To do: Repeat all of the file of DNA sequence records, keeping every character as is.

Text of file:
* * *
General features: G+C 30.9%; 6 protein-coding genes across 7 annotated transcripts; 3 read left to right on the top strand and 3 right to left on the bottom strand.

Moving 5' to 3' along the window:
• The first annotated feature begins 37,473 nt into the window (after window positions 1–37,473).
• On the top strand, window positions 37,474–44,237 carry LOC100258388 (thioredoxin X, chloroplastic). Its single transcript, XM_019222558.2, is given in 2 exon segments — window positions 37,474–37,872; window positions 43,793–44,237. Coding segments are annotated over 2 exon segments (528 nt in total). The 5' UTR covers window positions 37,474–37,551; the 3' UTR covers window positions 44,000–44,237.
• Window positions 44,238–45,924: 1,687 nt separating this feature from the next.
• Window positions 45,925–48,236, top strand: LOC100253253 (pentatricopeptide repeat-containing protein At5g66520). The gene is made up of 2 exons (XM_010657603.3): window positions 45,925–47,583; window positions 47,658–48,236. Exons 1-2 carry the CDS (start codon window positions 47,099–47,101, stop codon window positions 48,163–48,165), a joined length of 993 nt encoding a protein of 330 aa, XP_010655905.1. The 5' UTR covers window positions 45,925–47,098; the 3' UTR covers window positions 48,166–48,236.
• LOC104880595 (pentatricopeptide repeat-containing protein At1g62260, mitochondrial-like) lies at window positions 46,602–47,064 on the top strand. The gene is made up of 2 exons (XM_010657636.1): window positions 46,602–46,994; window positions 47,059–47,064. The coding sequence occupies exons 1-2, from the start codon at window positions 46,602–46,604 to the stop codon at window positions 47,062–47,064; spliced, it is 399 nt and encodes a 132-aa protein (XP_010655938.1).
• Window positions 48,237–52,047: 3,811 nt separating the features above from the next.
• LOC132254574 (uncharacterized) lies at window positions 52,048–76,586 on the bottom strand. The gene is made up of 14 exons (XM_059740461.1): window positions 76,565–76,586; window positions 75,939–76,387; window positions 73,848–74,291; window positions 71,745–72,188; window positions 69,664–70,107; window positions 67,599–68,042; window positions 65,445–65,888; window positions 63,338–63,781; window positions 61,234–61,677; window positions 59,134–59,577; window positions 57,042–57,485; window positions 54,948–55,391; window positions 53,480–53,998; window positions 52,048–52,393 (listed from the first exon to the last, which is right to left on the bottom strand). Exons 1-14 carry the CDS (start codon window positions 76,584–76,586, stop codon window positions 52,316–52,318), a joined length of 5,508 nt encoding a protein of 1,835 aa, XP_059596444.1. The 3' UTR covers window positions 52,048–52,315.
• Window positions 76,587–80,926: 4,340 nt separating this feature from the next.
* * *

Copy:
General features: G+C 30.9%; 6 protein-coding genes across 7 annotated transcripts; 3 read left to right on the top strand and 3 right to left on the bottom strand.

Moving 5' to 3' along the window:
• The first annotated feature begins 37,473 nt into the window (after window positions 1–37,473).
• On the top strand, window positions 37,474–44,237 carry LOC100258388 (thioredoxin X, chloroplastic). Its single transcript, XM_019222558.2, is given in 2 exon segments — window positions 37,474–37,872; window positions 43,793–44,237. Coding segments are annotated over 2 exon segments (528 nt in total). The 5' UTR covers window positions 37,474–37,551; the 3' UTR covers window positions 44,000–44,237.
• Window positions 44,238–45,924: 1,687 nt separating this feature from the next.
• Window positions 45,925–48,236, top strand: LOC100253253 (pentatricopeptide repeat-containing protein At5g66520). The gene is made up of 2 exons (XM_010657603.3): window positions 45,925–47,583; window positions 47,658–48,236. Exons 1-2 carry the CDS (start codon window positions 47,099–47,101, stop codon window positions 48,163–48,165), a joined length of 993 nt encoding a protein of 330 aa, XP_010655905.1. The 5' UTR covers window positions 45,925–47,098; the 3' UTR covers window positions 48,166–48,236.
• LOC104880595 (pentatricopeptide repeat-containing protein At1g62260, mitochondrial-like) lies at window positions 46,602–47,064 on the top strand. The gene is made up of 2 exons (XM_010657636.1): window positions 46,602–46,994; window positions 47,059–47,064. The coding sequence occupies exons 1-2, from the start codon at window positions 46,602–46,604 to the stop codon at window positions 47,062–47,064; spliced, it is 399 nt and encodes a 132-aa protein (XP_010655938.1).
• Window positions 48,237–52,047: 3,811 nt separating the features above from the next.
• LOC132254574 (uncharacterized) lies at window positions 52,048–76,586 on the bottom strand. The gene is made up of 14 exons (XM_059740461.1): window positions 76,565–76,586; window positions 75,939–76,387; window positions 73,848–74,291; window positions 71,745–72,188; window positions 69,664–70,107; window positions 67,599–68,042; window positions 65,445–65,888; window positions 63,338–63,781; window positions 61,234–61,677; window positions 59,134–59,577; window positions 57,042–57,485; window positions 54,948–55,391; window positions 53,480–53,998; window positions 52,048–52,393 (listed from the first exon to the last, which is right to left on the bottom strand). Exons 1-14 carry the CDS (start codon window positions 76,584–76,586, stop codon window positions 52,316–52,318), a joined length of 5,508 nt encoding a protein of 1,835 aa, XP_059596444.1. The 3' UTR covers window positions 52,048–52,315.
• Window positions 76,587–80,926: 4,340 nt separating this feature from the next.